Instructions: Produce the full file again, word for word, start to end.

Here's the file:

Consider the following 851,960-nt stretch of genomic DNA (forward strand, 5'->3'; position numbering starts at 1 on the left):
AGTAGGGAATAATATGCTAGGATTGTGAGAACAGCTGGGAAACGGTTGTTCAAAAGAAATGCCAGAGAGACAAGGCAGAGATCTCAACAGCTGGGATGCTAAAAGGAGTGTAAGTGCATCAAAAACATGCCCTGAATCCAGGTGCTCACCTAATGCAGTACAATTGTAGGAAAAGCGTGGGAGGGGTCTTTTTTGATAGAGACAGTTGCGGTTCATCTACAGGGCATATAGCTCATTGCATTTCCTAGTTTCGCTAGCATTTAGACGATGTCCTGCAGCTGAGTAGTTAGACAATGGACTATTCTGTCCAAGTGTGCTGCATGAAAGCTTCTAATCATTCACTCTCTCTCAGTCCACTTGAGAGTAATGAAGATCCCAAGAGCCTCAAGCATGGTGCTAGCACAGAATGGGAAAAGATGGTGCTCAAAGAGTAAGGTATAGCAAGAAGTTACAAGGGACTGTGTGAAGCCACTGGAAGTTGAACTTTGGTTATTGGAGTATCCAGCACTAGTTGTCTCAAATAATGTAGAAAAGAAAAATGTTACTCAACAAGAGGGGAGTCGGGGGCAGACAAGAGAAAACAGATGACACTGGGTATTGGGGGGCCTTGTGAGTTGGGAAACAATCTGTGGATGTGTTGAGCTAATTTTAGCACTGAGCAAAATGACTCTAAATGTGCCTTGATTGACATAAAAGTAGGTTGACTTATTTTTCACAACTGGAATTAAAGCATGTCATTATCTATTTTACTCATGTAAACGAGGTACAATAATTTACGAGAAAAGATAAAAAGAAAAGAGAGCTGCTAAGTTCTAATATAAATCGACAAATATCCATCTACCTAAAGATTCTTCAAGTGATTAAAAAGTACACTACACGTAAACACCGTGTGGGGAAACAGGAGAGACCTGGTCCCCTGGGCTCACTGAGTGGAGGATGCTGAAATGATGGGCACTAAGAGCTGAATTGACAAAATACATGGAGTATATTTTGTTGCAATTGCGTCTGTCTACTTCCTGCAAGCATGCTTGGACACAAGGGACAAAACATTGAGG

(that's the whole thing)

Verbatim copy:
Consider the following 851,960-nt stretch of genomic DNA (forward strand, 5'->3'; position numbering starts at 1 on the left):
AGTAGGGAATAATATGCTAGGATTGTGAGAACAGCTGGGAAACGGTTGTTCAAAAGAAATGCCAGAGAGACAAGGCAGAGATCTCAACAGCTGGGATGCTAAAAGGAGTGTAAGTGCATCAAAAACATGCCCTGAATCCAGGTGCTCACCTAATGCAGTACAATTGTAGGAAAAGCGTGGGAGGGGTCTTTTTTGATAGAGACAGTTGCGGTTCATCTACAGGGCATATAGCTCATTGCATTTCCTAGTTTCGCTAGCATTTAGACGATGTCCTGCAGCTGAGTAGTTAGACAATGGACTATTCTGTCCAAGTGTGCTGCATGAAAGCTTCTAATCATTCACTCTCTCTCAGTCCACTTGAGAGTAATGAAGATCCCAAGAGCCTCAAGCATGGTGCTAGCACAGAATGGGAAAAGATGGTGCTCAAAGAGTAAGGTATAGCAAGAAGTTACAAGGGACTGTGTGAAGCCACTGGAAGTTGAACTTTGGTTATTGGAGTATCCAGCACTAGTTGTCTCAAATAATGTAGAAAAGAAAAATGTTACTCAACAAGAGGGGAGTCGGGGGCAGACAAGAGAAAACAGATGACACTGGGTATTGGGGGGCCTTGTGAGTTGGGAAACAATCTGTGGATGTGTTGAGCTAATTTTAGCACTGAGCAAAATGACTCTAAATGTGCCTTGATTGACATAAAAGTAGGTTGACTTATTTTTCACAACTGGAATTAAAGCATGTCATTATCTATTTTACTCATGTAAACGAGGTACAATAATTTACGAGAAAAGATAAAAAGAAAAGAGAGCTGCTAAGTTCTAATATAAATCGACAAATATCCATCTACCTAAAGATTCTTCAAGTGATTAAAAAGTACACTACACGTAAACACCGTGTGGGGAAACAGGAGAGACCTGGTCCCCTGGGCTCACTGAGTGGAGGATGCTGAAATGATGGGCACTAAGAGCTGAATTGACAAAATACATGGAGTATATTTTGTTGCAATTGCGTCTGTCTACTTCCTGCAAGCATGCTTGGACACAAGGGACAAAACATTGAGG